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Re: cooling your tent or van

Post by FIGJAM » Thu Dec 01, 2016 8:20 pm

The water temp has very little to do with how cool the air from the cooler is.

In AZ. the water sitting in the cooler may be 90 degrees till it's turned on, but as soon as the pads are wet, the evaporation is the prim cooling principal and reduce incoming air by 30 degrees.

So using the cooled water, once it IS cooled, could cool the air at the intake with the use of the radiator.
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Re: cooling your tent or van

Post by BBadger » Thu Dec 01, 2016 8:46 pm

BrotherNomad wrote:It's worth every drop of water and watt of electricity to be comfortable in inhospitably hot, dry climates like Las Vegas in July, using a two-stage evaporative cooler vs refridgerant A/C. A single-stage cooler can drop the temperature upto 30 degrees while the two-stage I am describing can drop the temperature upto 50 degrees farenheight. Once I discovered the two-stage evaporative cooler, I found the answer to the Off-Grid Desert Southwest Summer cooling conundrum (IF it's real that is).
Yeah, but "comfortable" is relative and you're describing potential temperatures descending into jacket-wearing territory. Office air conditioning is usually optimally pegged around 71-75 degrees F (supposedly women prefer it slightly warmer), and single stage evap coolers can usually get down to around wet-bulb temperatures which for 115 degrees is about 78 degrees in bone dry places like places in Nevada. Even at that 30 degrees drop you're describing, it is still dropping temperatures to a comfortable 85 degrees on a blisteringly hot day (115F), and that's assuming that you're pulling in hot air directly, not from shade, etc. where the temperatures will be much lower.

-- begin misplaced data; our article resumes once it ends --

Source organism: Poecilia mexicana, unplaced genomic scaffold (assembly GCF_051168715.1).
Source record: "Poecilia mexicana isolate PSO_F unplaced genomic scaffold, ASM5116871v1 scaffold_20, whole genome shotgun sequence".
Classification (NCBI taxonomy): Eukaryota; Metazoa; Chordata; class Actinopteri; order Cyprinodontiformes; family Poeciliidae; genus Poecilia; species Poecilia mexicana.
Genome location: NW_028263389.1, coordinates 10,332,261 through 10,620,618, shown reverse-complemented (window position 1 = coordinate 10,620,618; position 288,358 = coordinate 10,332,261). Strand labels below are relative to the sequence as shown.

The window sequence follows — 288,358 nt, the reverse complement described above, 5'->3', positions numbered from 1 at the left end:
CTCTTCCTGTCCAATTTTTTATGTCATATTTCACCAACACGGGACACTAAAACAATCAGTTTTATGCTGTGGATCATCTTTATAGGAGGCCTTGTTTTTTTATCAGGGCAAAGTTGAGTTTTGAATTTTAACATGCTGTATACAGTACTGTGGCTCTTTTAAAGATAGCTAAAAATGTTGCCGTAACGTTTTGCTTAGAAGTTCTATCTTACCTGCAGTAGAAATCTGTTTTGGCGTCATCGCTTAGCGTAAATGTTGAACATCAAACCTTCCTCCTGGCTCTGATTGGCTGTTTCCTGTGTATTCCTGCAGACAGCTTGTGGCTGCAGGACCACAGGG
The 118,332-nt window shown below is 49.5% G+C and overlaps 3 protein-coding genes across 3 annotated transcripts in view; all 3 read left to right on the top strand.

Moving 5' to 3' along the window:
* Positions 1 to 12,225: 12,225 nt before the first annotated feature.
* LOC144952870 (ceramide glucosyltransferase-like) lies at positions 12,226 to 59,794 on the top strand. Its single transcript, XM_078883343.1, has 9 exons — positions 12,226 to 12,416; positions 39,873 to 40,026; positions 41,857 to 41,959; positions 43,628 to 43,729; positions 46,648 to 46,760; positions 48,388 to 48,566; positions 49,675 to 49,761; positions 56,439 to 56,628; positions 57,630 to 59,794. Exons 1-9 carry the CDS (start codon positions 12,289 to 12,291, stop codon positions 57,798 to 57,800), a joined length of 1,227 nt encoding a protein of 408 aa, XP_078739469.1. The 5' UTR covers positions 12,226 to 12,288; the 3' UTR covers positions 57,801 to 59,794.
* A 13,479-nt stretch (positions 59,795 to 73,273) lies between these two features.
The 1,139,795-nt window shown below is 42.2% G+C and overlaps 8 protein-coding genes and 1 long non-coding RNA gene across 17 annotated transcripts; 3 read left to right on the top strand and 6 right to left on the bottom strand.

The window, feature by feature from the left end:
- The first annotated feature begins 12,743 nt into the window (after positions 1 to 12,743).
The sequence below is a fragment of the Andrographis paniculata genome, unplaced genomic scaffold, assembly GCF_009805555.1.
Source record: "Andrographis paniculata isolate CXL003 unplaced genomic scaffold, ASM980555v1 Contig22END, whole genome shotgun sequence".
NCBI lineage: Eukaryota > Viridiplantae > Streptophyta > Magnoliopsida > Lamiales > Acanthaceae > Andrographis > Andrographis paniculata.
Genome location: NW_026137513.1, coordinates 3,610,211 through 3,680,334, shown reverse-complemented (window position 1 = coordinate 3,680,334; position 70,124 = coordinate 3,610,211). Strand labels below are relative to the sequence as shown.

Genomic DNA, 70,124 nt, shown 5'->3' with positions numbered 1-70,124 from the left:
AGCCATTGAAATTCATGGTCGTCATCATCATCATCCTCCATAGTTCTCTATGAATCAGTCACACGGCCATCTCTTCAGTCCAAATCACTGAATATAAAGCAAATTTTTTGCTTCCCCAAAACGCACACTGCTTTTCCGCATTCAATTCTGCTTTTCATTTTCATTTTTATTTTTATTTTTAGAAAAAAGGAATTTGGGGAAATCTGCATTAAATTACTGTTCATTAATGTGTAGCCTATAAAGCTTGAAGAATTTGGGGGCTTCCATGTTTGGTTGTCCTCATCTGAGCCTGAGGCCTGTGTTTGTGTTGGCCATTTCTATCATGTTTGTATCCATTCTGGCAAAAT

It just seems that you're looking at overcooling, or just diminishing returns on cooling by going the 2-stage route.

Now if you're not happy with the humidity levels, that's another matter, since the 2-stage cooler can cool air with less humidity.
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Re: cooling your tent or van

Post by LowePro » Fri Dec 02, 2016 2:00 pm

Chiming in late with a commentary:
What is your endgame? Is it to built something rad, or is it to cool down your structure and go on with life ad Bman? If it's the latter, much progress can be made by really ensuring your Swampie is built to spec, tight seals, properly wetted pad, well-fitted, good fan, and insulation wrapped around the duct; and sealing up your structure well with foil tape or shade cloth, whatever, etc. A little bit of extra time and energy maximizing the effectiveness of the swampie might be worth way more than trying to devise a second-stage cooling unit, adding inefficiencies and unnecessary complication at a diminishing return.
If your endame is the former (building something rad) please don't stop! Continue, repeat, and tell us what you find.

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Re: cooling your tent or van

Post by BrotherNomad » Mon Dec 05, 2016 2:33 am

BBadger wrote:
Yeah, but "comfortable" is relative and you're describing potential temperatures descending into jacket-wearing territory.
...
Low 70s is jacket wearing territory?
...